Our Little Earth – March 14, 2008

March 14, 2008
Our Little Earth
The Electronic Newspaper for Kids
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Season for new leaders!

Vote Box It seems to be the season for elections for Presidents and Prime Ministers around the globe. Russia, Malta, Malaysia, and Spain had elections in the last few days for the most important person in their government.

Let’s start with the basics of elections. These elections are a time when citizens of a country vote to choose the leader they want. Each country has its own government structure and laws to decide who the winner is. The winner usually has to win the most votes. In some countries, the most powerful government figure is the Prime Minister, but in some others, it is the President or the Monarch or yet some other person. Once a new leader is elected, the time she or he serves in the office varies amongst various countries.

Russia had elections for the next President on March 2 and Dmitriy Medvedev won by a large percentage. He stays in office for four years. On March 8, Malta held elections for its Prime Minister. The current Prime Minister, Lawrence Gonzi, won again, but only by a slight margin. The Prime Minister is elected for a 5 year term. On the same day, Malaysia had its elections, where the current Prime Minister Abdullah Ahmad Badawi won, but his party lost a lot of control it used to have. In Malaysia, the election must be held no later than five years. On March 9, the current Prime Minister of Spain, José Luis Rodríguez Zapatero, won the elections in Spain keeping him in the office for another  four years.

Unmanned spaceship flies to International Space Station

Jules Verne Spaceship On March 9, the European Space Agency launched Jules Verne, an Automated Transfer Vehicle (ATV), to the International Space Station (ISS). Jules Verne is named after a famous science fiction writer from France. The launch took place from French Guiana, a part of France that is actually located in South America.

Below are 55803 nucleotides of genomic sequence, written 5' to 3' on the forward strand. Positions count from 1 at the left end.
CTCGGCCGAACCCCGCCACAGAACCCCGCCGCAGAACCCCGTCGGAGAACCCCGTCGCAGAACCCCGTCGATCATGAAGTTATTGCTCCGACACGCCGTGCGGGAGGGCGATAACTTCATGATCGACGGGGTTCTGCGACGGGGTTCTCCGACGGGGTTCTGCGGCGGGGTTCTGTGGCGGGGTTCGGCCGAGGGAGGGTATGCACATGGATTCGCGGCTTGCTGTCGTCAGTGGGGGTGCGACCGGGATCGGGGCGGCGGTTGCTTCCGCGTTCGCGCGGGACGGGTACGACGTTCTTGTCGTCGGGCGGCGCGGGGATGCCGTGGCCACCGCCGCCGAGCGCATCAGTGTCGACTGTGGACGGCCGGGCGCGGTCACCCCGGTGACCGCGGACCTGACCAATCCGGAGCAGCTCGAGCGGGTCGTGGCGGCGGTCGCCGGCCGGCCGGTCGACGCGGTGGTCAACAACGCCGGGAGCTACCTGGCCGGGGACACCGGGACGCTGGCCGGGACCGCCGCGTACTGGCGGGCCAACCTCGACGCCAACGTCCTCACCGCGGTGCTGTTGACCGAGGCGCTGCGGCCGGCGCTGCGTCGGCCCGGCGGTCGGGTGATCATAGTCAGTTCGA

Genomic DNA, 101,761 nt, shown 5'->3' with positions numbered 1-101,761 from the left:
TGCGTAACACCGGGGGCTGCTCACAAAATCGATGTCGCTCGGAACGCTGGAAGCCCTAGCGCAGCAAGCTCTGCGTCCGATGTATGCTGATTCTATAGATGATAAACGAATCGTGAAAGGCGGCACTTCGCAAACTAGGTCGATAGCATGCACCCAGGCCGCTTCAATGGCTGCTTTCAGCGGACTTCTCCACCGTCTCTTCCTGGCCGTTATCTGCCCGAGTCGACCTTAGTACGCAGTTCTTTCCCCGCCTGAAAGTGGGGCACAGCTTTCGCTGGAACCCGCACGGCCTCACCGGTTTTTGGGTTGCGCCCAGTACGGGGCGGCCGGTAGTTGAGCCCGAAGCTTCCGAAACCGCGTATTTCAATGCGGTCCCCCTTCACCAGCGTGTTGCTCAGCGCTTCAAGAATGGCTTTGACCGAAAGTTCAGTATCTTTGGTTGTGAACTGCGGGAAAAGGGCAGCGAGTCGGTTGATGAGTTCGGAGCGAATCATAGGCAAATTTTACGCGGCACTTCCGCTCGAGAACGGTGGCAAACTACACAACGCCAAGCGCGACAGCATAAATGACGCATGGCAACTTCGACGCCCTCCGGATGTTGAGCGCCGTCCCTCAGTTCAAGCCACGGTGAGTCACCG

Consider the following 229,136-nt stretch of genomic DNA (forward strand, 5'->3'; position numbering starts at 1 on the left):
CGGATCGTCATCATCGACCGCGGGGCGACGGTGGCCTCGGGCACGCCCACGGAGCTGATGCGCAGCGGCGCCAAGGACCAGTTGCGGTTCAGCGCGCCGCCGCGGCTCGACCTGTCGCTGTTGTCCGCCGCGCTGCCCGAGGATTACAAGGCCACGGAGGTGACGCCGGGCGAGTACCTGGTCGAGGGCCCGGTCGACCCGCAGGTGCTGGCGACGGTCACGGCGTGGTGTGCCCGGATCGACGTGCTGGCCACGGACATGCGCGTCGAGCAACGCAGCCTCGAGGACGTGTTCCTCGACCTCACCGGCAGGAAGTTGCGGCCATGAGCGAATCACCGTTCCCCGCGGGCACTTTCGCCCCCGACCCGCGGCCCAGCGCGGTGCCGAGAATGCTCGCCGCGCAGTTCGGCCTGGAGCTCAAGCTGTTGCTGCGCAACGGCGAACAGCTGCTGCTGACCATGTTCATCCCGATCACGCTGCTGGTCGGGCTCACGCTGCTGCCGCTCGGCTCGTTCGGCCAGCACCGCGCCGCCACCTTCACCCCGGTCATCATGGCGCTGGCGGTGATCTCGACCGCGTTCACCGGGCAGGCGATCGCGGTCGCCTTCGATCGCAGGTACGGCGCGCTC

The ATV is a huge spacecraft that is carrying supplies for the ISS. There are no people on it,  and its most amazing feature is that it can find the ISS and attach itself to it without any human help! Jules Verne is  the size of a large bus and weighs around 20 tonnes. It is going to hang out in space and do some tests while waiting for NASA’s Space Shuttle Endeavour to leave from the ISS. It will then attach itself with the ISS on April 3.

The ISS is a large research facility being put together in space. Work started on it in 1998 and will be completed in 2010. Sixteen countries are involved in making this happen. When completed, it will be roughly the size of a five bedroom house. Since November 2000, there have been humans living continuously on this space station.

The Grand Canyon gets flooded

Grand Canyon The Grand Canyon in Arizona, USA, is one of the largest and most spectacular canyons in the world. The Colorado river flows through it. Almost fifty years ago, a dam called the Glen Canyon dam was built on the Colorado river. Last week, gates in the dam were opened for almost three days so that a lot of water could flow into the Grand Canyon and flood it. It sounds hard to believe but this was done to help the wildlife in and around the Grand Canyon!